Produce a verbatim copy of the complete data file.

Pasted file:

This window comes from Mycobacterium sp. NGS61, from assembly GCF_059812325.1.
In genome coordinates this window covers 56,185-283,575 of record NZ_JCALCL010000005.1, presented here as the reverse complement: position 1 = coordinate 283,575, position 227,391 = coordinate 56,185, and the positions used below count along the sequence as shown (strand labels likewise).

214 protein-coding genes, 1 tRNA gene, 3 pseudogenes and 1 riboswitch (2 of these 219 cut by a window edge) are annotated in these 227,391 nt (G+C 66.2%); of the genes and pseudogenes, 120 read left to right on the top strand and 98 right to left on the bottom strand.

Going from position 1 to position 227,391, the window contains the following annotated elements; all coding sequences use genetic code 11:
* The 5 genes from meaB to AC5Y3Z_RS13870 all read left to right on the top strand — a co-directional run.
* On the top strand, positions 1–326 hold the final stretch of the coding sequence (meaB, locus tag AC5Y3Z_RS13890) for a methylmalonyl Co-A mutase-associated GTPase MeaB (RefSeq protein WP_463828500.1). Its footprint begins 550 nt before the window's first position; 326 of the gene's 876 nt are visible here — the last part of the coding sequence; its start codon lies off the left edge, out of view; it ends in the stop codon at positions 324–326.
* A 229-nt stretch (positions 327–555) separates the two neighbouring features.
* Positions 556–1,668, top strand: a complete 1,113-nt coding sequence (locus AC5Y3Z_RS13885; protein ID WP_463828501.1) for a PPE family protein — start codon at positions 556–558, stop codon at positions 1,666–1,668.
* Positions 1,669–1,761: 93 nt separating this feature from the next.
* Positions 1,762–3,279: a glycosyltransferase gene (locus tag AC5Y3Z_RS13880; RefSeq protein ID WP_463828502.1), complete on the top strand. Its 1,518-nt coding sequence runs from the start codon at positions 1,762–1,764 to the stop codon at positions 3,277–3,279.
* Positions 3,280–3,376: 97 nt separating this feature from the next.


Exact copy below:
This window comes from Mycobacterium sp. NGS61, from assembly GCF_059812325.1.
In genome coordinates this window covers 56,185-283,575 of record NZ_JCALCL010000005.1, presented here as the reverse complement: position 1 = coordinate 283,575, position 227,391 = coordinate 56,185, and the positions used below count along the sequence as shown (strand labels likewise).

214 protein-coding genes, 1 tRNA gene, 3 pseudogenes and 1 riboswitch (2 of these 219 cut by a window edge) are annotated in these 227,391 nt (G+C 66.2%); of the genes and pseudogenes, 120 read left to right on the top strand and 98 right to left on the bottom strand.

Going from position 1 to position 227,391, the window contains the following annotated elements; all coding sequences use genetic code 11:
* The 5 genes from meaB to AC5Y3Z_RS13870 all read left to right on the top strand — a co-directional run.
* On the top strand, positions 1–326 hold the final stretch of the coding sequence (meaB, locus tag AC5Y3Z_RS13890) for a methylmalonyl Co-A mutase-associated GTPase MeaB (RefSeq protein WP_463828500.1). Its footprint begins 550 nt before the window's first position; 326 of the gene's 876 nt are visible here — the last part of the coding sequence; its start codon lies off the left edge, out of view; it ends in the stop codon at positions 324–326.
* A 229-nt stretch (positions 327–555) separates the two neighbouring features.
* Positions 556–1,668, top strand: a complete 1,113-nt coding sequence (locus AC5Y3Z_RS13885; protein ID WP_463828501.1) for a PPE family protein — start codon at positions 556–558, stop codon at positions 1,666–1,668.
* Positions 1,669–1,761: 93 nt separating this feature from the next.
* Positions 1,762–3,279: a glycosyltransferase gene (locus tag AC5Y3Z_RS13880; RefSeq protein ID WP_463828502.1), complete on the top strand. Its 1,518-nt coding sequence runs from the start codon at positions 1,762–1,764 to the stop codon at positions 3,277–3,279.
* Positions 3,280–3,376: 97 nt separating this feature from the next.